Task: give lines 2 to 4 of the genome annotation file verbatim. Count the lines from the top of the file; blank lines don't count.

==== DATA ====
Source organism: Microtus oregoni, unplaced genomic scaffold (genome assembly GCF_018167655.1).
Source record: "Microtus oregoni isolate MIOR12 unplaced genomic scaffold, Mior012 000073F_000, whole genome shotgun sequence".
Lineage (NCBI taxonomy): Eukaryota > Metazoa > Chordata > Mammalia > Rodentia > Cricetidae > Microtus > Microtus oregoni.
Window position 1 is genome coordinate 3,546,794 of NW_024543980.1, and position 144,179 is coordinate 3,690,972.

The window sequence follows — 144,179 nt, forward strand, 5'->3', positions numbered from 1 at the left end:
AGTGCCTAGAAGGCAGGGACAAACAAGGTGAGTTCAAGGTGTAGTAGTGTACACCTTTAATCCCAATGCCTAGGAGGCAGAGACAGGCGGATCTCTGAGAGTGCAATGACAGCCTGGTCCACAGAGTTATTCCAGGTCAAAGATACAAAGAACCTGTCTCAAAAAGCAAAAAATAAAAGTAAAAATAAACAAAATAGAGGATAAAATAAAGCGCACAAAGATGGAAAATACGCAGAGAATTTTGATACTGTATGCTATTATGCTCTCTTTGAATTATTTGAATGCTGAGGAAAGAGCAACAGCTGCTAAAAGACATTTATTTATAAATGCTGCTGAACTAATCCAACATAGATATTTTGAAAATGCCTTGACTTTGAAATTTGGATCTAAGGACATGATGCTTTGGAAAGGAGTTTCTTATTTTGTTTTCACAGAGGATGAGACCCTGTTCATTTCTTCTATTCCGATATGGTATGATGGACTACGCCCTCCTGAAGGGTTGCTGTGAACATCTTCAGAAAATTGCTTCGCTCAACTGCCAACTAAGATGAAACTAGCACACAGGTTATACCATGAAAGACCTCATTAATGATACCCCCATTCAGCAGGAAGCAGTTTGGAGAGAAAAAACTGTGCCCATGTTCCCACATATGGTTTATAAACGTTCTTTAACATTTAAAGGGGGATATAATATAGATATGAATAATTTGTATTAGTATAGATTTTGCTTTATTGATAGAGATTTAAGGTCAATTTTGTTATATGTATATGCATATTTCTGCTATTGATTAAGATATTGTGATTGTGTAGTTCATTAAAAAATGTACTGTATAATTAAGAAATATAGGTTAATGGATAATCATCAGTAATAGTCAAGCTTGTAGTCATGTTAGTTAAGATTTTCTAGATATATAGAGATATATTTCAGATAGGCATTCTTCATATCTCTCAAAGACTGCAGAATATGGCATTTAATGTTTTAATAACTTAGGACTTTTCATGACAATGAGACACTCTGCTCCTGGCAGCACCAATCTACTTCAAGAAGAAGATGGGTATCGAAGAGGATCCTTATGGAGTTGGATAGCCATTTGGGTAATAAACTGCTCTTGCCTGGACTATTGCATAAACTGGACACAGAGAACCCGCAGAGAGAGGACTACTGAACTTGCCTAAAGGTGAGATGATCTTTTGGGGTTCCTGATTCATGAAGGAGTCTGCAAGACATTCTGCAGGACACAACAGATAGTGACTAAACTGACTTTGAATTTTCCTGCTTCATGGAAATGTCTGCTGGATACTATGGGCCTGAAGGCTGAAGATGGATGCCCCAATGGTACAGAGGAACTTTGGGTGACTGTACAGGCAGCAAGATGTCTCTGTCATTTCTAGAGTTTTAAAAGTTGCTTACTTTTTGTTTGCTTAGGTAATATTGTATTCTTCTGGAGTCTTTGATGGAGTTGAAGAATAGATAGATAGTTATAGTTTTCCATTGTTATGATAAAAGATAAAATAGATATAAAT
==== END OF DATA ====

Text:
Source record: "Microtus oregoni isolate MIOR12 unplaced genomic scaffold, Mior012 000073F_000, whole genome shotgun sequence".
Lineage (NCBI taxonomy): Eukaryota > Metazoa > Chordata > Mammalia > Rodentia > Cricetidae > Microtus > Microtus oregoni.
Window position 1 is genome coordinate 3,546,794 of NW_024543980.1, and position 144,179 is coordinate 3,690,972.